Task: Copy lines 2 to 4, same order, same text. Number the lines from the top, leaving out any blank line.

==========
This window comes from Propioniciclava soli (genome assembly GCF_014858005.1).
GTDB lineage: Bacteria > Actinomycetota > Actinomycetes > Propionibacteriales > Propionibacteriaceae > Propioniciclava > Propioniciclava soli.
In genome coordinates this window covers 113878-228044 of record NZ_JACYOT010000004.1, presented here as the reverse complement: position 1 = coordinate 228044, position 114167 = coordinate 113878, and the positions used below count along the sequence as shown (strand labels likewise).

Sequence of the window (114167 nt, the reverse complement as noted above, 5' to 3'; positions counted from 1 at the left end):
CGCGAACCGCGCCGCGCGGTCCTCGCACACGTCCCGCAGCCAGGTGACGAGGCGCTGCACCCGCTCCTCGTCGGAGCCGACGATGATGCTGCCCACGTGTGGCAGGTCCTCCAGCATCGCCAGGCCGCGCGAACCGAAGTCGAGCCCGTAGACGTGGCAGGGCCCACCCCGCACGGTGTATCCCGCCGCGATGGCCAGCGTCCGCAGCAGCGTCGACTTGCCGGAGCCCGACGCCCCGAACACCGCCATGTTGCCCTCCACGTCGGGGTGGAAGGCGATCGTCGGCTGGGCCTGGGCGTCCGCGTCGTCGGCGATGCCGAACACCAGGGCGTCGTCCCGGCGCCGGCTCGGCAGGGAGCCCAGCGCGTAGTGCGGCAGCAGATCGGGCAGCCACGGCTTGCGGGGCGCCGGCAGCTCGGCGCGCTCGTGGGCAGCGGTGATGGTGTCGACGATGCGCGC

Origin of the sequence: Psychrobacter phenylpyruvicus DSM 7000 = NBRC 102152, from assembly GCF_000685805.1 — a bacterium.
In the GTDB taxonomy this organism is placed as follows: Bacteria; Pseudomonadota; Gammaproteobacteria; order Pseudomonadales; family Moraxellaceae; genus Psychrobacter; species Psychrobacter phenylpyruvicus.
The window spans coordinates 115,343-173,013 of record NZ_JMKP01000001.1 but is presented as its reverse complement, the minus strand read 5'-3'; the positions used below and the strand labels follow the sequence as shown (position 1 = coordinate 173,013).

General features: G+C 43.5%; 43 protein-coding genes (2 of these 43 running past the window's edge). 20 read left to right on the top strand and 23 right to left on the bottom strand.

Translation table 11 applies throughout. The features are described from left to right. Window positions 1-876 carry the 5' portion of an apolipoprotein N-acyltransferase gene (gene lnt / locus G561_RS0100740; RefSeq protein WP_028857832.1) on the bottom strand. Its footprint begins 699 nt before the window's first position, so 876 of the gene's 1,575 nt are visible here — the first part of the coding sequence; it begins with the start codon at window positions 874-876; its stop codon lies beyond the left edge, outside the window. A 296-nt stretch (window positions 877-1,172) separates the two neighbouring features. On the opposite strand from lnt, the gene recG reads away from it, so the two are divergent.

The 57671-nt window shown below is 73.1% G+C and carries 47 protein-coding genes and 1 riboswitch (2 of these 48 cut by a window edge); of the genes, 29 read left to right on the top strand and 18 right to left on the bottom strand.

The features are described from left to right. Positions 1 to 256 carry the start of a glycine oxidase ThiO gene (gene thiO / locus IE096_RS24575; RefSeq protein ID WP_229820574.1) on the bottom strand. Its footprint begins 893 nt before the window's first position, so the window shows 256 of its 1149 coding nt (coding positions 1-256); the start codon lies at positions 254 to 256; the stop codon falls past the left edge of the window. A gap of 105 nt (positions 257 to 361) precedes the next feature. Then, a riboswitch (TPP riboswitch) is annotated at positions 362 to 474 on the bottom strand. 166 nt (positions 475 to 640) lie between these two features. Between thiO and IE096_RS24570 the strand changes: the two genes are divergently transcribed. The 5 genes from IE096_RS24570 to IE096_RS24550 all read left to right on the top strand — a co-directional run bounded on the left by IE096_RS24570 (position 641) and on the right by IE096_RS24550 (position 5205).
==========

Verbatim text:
GTDB lineage: Bacteria > Actinomycetota > Actinomycetes > Propionibacteriales > Propionibacteriaceae > Propioniciclava > Propioniciclava soli.
In genome coordinates this window covers 113878-228044 of record NZ_JACYOT010000004.1, presented here as the reverse complement: position 1 = coordinate 228044, position 114167 = coordinate 113878, and the positions used below count along the sequence as shown (strand labels likewise).

Sequence of the window (114167 nt, the reverse complement as noted above, 5' to 3'; positions counted from 1 at the left end):